For example 1. San Diego (167%) has 167 full-time working Black men for every 100 full-time working Black women, while 49. St. Louis (78%) only has 78 full-time working Black men for every 100 full-time working Black women. SEE LIST OF ALL CITIES
The percentages of Black men who are married and who have never been married are almost the exact opposite of those percentages for ‘all men’ in America (left chart). Although 50% of Black men have NEVER been married (down two points from 2018) 50% of ‘all men’ are CURRENTLY married. Only 33% of Black men are CURRENTLY married while only 37% of ‘all men’ in America have NEVER been married. Black men are just as likely to be separated, widowed, or divorced from their spouses compared to all men.
While Black men marry white women at twice the rate that Black women marry White men, in 2021 only 15% percent of married Black men were married to non-Black women which is unchanged from 2017 but up from 11% in 2010 and 8% in 2000. About 8% of married Black men were married to White women in 2021 and 4% were married to Hispanic women. More about Marriage…
In 2012 The U.S Census Bureau released a report that studied the history of marriage in the United States. They discovered some startling statistics when calculating marriage by race. They found that African Americans age 35 and older were more likely to be married than White Americans from 1890 until sometime around the 1960s. Not only did they swap places during the 60s but in 1980 the number of NEVER married African Americans began a staggering climb from about 10% to more than 25% by 2010 while the percentage remained just over 10% for White men through 2000. The chart above was included in the report only the heading has been altered by BlackDemographics.com to outline these findings.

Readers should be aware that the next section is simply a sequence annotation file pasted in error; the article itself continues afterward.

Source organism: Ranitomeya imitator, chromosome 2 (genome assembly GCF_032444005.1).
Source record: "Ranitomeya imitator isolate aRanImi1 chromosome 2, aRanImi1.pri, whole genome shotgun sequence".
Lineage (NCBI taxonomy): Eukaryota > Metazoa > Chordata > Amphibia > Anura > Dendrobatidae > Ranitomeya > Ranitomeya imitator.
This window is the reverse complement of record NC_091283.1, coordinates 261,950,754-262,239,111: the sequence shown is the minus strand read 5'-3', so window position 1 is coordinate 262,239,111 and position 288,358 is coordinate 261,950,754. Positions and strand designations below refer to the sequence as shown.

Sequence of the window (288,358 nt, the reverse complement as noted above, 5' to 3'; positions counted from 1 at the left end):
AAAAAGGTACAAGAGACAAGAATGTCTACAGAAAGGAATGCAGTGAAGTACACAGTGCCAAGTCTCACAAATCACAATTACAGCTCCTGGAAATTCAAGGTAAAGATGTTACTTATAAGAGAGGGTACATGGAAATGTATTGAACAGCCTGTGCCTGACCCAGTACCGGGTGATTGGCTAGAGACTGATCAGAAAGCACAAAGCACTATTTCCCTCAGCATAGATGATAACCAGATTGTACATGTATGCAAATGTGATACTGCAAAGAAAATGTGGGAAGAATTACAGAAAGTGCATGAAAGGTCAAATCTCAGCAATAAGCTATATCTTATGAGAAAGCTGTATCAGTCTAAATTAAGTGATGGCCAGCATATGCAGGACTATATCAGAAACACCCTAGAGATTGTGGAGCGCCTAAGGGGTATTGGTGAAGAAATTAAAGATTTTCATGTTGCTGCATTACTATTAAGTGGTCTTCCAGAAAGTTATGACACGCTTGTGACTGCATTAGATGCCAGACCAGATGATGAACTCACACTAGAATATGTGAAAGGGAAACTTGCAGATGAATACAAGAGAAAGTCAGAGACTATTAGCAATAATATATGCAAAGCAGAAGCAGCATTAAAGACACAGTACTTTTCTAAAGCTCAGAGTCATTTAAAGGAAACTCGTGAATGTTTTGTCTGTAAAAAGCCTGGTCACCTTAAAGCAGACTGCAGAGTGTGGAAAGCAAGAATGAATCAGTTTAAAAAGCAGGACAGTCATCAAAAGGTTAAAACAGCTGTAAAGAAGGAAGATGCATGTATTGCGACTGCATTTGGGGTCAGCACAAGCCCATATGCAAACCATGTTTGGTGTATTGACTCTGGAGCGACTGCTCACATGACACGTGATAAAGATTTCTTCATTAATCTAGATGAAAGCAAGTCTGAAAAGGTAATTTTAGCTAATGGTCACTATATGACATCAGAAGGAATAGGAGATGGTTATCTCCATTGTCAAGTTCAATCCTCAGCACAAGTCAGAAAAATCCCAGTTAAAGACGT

The above chart illustrates how closely the marriage graph for Black men aligns with the incarceration numbers which also experienced an abnormal climb beginning in 1980. This does not prove causation however it shows that they are related due to the assumption that men in prison are less likely to marry.
NOTE: Data Below is from 2013 or before. It has yet to be updated.
In 2013 about 6% of working-age (18-64yrs old) Black men were in state or federal prison, or in a municipal jail (see chart right). This was three times higher than the 2% of ‘all men’ in the same age group. What’s even more concerning is that approximately 34%* of all working-age Black men who were not incarcerated were ex-offenders compared to 12% of ‘all men’ which means they have at one point in their lives been convicted of a felony. This data coincides with the increased absence of Black men in the labor force because ex-offenders are prevented from obtaining a large percentage of occupations either by law and are often legally discriminated against by private employers.
*IMPORTANT NOTE: Ex-offender calculations have a larger range of uncertainty than most due to the range of factors and degree of variance of each sources methodology. Recidivism (repeat offending), unknown death rates, and difference in state reporting methods are some of the factors contributing to this uncertainty. Sources from 1998-2008)
In 2013 Fourteen percent of working-age Black men were veterans of U.S. military which was just slightly lower than all male veterans (15%). A larger percentage of working age Black men were considered disabled (16%) compared to ‘all men’ (11%).
Black father statistics that were here are being reviewed to ensure accuracy. Please review to our Terms of Service for questions regarding accuracy of data presented on this site.